The zombie fruit flies in your kitchen

Entomophthora muscae, the "fly destroyer," is a fungus that infects the insect and zombifies. Then, at dusk, "the fly points its wings straight up and dies in a gruesome pose so that a fungus can ooze out and fire hundreds of reproductive spores."

“Oh, it’s a nightmare for the flies,” retired UC Riverside entomologist Brad Mullens told KQED's Deep Look. “If their little brains could comprehend it, they would live in fear.” Read the rest

Paris zoo opens a new exhibit with an immortal mutant slime mold called "The Blob"

The blob has no mouth, but I must scream.

To be fair, it doesn't a stomach, or eyes, or feet, or anything resembling a brain, either (at least as far as modern science would define it). It's not technically a fungus, or an animal, or a planet. It is, quite simply, an incomprehensibly bizarre yellow slime mold that's also alive, and at least somewhat-sentient. Even its official scientific classification, physarum polycephalum, literally translates to "many-headed slime."

And now it's held captive and displayed at the Zoo de Paris, starting October 19.

Did I mention that this blob has some kind of intelligence, or at least the ability to remember things, and absorb knowledge from other slime mold blobs that it consumes? And that it's capable of moving independently, squishing along at a limbless rate of about 1.6 inches per hour? It also has 720 different sex organs, and will heal in two minutes if you cut it in half.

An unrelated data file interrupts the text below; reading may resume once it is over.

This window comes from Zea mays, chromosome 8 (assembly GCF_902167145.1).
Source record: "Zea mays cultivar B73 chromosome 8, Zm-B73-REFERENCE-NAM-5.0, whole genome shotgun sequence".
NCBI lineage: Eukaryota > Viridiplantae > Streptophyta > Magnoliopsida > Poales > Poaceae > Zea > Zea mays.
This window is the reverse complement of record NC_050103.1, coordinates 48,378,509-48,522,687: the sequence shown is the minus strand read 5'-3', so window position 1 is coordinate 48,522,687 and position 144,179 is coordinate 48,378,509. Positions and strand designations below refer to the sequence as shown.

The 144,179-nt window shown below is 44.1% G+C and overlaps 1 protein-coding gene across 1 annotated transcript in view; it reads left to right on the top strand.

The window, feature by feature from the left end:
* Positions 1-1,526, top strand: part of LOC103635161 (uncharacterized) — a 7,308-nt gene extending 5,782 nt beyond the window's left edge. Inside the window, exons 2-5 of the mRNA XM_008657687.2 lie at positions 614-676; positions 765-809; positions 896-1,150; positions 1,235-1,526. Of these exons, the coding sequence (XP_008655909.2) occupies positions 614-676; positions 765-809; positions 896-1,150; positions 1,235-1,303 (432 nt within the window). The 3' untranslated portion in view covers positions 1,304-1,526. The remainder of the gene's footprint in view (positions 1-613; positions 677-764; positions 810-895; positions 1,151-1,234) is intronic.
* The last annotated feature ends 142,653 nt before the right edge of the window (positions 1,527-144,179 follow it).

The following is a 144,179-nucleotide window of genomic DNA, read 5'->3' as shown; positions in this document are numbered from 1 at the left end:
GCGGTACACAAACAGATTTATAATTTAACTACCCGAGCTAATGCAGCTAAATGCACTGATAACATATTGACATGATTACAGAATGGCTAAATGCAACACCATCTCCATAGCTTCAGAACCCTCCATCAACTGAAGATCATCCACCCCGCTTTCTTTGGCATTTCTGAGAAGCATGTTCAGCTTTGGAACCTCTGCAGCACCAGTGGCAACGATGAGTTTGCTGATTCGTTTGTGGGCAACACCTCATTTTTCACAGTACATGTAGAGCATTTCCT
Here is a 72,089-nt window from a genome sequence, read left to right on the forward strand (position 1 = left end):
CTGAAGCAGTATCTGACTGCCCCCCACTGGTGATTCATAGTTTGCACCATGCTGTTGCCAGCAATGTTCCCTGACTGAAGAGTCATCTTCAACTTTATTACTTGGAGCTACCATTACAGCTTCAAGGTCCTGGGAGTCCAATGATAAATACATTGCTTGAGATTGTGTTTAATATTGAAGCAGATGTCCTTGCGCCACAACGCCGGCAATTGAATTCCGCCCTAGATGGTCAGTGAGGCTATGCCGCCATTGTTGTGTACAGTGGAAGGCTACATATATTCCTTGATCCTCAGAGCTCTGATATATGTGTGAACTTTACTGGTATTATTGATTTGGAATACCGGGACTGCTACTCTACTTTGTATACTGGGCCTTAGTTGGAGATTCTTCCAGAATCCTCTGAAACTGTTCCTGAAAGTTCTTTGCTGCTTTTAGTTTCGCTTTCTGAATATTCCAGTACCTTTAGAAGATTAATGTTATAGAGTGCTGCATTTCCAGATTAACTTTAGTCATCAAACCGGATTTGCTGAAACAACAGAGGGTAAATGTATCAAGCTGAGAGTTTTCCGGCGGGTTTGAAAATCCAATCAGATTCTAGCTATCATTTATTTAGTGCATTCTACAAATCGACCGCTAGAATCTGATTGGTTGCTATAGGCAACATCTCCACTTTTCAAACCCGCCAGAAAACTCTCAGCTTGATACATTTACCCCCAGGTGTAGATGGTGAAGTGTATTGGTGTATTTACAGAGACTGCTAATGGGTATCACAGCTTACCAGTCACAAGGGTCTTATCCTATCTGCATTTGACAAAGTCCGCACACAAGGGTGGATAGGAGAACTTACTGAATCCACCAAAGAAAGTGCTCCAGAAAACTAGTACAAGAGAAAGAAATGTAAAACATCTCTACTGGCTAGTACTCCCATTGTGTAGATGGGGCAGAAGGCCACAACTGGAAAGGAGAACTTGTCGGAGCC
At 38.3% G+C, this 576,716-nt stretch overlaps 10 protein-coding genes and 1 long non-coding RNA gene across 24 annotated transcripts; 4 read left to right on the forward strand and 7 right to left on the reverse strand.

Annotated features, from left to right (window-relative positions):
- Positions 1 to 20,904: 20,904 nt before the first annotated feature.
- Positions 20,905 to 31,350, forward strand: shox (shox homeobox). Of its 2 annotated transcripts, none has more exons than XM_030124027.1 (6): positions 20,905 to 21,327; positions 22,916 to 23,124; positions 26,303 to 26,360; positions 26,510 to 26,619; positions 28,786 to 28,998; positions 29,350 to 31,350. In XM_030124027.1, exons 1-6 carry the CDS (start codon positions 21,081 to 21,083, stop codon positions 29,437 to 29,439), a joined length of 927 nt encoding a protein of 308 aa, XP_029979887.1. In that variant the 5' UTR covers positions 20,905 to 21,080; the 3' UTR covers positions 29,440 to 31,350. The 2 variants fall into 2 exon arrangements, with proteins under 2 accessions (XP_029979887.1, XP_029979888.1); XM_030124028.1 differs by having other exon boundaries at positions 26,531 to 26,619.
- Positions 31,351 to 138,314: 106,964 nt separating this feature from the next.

It also, apparently, loves the taste of oatmeal, as well as Acacia trees, oak bark, and chestnut bark. So um, at least it's probably not going to eat us when it ultimately escapes and seeks its revenge for being caged and mocked by us lowly humans? Maybe. If we're lucky.

From EuroNews:

"The 'blob' is a living being that is [one] of nature's mysteries. We don't really know what it is," director of the Paris Museum of Natural History, Bruno David, said, adding that it lives and grows in damp forest undergrowth away from the light.

Read the rest

Delightful petri dishes filled with wool and felt fungi

Elin Thomas uses real petri dishes and fills them with beautiful crocheted felt and wool spores, mold, and fungi. Read the rest

Watch how to find and eat giant puffball mushrooms

Tim Farmer found a giant puffball mushroom in the woods, a fall delicacy that requires a little good luck and timing to enjoy. They are a lot safer than picking other wild mushrooms because they are pretty easy to identify. Read the rest